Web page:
The two genomes differ vastly in their qualities of assembly. Through a mixture of various sequencing methods, the python team was able to get an N50 value of 207kb, meaning 50% of the assembled chunks of contiguous sequence were at least 207,000 base pairs of DNA in length. That assures that the research team would be able to recover the majority of genes – exons and introns and all. The cobra genome by contrast has an N50 value of only 3,982 base pairs, meaning that some of the genes may be fragmentary and the length of many introns will remain unresolved. However, I think that using N50 as a the gold standard of genome assembly “quality” is misleading. Sequencing strategies that significantly raise N50 values cost more money. In this day and age of modern biology, where small labs or groups of researchers conjure up whatever resources they can for an in-house genome sequencing project, the most affordable strategy for however you wish to address your biological questions will probably suffice. Both of these snake genome papers make the cut in that regard, and they are a significant contribution to the field of reptilian genomics.
- Python Genome Helps Explain Snake’s Extreme Eating Ability – Huffington Post (huffingtonpost.com)
- How Snakes Got Their Extreme Makeovers (news.sciencemag.org)
The “Anolisphere” is all abuzz with a recent paper by Nicholson et al. published in the journal Zootaxa with the inviting title, “It is Time for a New Classification of Anoles”. The authors propose two important and potentially disruptive changes to some widely-accepted features of the study of Anolis lizards:
1) The currently recognized genus Anolis is actually comprised of eight ancient lineages that are so divergent it is justified to break Anolis into eight genera (Dactyloa, Deiroptyx, Chamaelinorops, Anolis, Xiphosurus, Ctenonotus, Audantia, and Norops).
2) The widely accepted “ecomorph” hypothesis, which states that several independent lineages of Anolis lizards underwent convergent adaptive radiations on Caribbean islands (I wrote about this in a previous post), is not supported by the evidence. The authors therefore suggest a looser-fitting “ecomode”model, which simply describes similar ecological adaptations without having to invoke any deterministic process.
Jonathan Losos of Harvard University has referred to this paper as “undoubtedly the most important paper on anoles to be published in the last several years”. Nonetheless, these intriguing ideas will require long and heated debate before they are to be accepted by the scientific community as a whole. The editors of the anole-themed blog Anole Annals have already staked out a position as being strongly opposed to the changes. It has already been suggested that the Anolis community need not be compelled to formally adopt the new classification, and that it would be disruptive and confusing for future researchers, given the long body of work in which Anolis is referred to as a single large genus. There are also mounted defenses of the new paper as well. Check out what’s happening on the blog this week.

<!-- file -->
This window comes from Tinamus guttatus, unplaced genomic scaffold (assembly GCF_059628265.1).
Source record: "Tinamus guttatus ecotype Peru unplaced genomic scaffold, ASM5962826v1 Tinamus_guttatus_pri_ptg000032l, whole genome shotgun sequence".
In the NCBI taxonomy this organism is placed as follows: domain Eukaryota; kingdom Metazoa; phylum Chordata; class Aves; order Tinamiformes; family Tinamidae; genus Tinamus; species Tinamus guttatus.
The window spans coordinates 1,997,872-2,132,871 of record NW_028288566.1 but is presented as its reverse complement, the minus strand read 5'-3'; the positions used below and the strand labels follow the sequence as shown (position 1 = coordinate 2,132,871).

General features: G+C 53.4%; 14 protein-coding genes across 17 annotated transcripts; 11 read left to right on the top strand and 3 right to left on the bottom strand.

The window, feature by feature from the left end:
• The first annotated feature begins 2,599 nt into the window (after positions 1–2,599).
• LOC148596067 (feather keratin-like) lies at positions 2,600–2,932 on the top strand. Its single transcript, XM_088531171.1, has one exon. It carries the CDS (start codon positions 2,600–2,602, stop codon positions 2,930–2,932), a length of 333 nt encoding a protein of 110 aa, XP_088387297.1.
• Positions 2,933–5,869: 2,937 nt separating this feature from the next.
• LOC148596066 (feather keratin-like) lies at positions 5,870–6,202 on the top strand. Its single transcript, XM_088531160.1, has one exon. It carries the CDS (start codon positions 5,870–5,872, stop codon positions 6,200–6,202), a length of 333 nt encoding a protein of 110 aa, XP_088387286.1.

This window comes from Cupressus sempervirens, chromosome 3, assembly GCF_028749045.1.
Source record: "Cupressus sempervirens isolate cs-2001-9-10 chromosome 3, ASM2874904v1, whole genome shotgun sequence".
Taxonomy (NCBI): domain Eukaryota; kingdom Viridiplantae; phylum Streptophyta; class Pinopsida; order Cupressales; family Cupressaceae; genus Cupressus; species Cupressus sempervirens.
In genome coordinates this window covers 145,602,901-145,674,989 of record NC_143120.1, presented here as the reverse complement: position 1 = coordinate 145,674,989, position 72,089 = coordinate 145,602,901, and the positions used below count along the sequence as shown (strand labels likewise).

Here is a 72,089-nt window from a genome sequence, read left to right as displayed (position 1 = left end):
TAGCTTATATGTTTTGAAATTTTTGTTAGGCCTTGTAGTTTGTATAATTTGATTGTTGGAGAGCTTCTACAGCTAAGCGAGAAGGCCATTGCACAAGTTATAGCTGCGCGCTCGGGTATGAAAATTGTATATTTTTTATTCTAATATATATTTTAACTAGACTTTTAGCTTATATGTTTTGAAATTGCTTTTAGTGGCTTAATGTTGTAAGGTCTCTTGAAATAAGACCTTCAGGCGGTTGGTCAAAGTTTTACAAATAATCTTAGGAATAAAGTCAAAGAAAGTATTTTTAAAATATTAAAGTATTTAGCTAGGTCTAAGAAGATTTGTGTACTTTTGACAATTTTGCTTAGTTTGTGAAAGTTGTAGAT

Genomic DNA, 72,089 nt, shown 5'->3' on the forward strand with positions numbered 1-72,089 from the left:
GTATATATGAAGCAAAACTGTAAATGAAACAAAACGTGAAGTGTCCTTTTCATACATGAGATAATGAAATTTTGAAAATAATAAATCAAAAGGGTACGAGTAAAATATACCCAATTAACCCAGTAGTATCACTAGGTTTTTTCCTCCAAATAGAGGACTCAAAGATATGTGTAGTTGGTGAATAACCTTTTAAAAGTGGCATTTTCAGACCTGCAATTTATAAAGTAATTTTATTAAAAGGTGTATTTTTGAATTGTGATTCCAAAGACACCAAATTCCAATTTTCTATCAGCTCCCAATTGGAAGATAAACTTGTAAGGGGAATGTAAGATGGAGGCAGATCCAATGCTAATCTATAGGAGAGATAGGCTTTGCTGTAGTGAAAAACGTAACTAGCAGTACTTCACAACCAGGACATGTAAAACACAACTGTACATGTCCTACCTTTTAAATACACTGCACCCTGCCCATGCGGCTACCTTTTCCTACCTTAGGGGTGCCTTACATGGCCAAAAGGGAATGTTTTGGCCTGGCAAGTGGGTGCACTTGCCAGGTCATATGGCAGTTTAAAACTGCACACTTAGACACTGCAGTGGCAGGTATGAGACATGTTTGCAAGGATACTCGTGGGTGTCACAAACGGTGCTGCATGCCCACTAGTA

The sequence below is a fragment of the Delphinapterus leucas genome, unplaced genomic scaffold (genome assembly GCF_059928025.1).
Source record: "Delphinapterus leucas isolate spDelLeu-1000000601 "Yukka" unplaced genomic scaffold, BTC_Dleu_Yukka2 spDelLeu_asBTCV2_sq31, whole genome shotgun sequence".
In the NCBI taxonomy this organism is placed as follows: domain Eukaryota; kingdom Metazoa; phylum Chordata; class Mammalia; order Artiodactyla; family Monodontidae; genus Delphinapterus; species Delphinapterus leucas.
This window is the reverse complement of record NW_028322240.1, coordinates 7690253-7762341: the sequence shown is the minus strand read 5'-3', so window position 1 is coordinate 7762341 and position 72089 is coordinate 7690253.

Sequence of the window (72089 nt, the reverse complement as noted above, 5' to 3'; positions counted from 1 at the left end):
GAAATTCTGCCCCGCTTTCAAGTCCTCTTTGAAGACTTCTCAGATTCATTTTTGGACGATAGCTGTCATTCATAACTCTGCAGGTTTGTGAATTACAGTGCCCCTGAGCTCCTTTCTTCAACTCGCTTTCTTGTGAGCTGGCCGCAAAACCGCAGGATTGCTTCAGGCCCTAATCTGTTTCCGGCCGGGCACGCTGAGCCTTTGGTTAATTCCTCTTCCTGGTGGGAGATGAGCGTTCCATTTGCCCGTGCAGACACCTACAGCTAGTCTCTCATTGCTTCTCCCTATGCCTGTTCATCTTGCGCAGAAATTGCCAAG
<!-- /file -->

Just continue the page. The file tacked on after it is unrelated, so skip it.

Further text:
In my opinion, we should keep the single-genus status of Anolis, and here’s why. Pretty much everyone in evolutionary biology agrees that Linnean classifications (the binomial system which assigns genus and species names, as well as higher order classifications such as family, class, phylum, etc.) should reflect the monophyly of groups. This means that if you are describing a new genus, or family, or class, the number of lineages nested within the new group is largely subjective and the only real criterion is that all the lineages have descended from a common ancestor.
When basing taxonomy on the estimation of phylogenetic trees (which is pretty much how it’s done these days since tree building is how one establishes monophyly), your taxonomies are only going to be as good as the trees you use. Granted, the tree in the Nicholson et al. paper has strong statistical support, but that only really means that it does a good job of describing the data used to construct it in the first place. If down the line there is more or better data, a new tree may have better support, and then new taxonomies will have to be proposed. Since our understanding of taxonomy is dependent on phylogenetic information that is subject to change, and since we can say with certainty that Anolis in the broad sense represents a monphyletic group, AND much of the research out there treats it as such, I think we’re better off just keeping Anolis the way it is. But up to this point, I’m a consumer of systematics and not an authority on this by any means.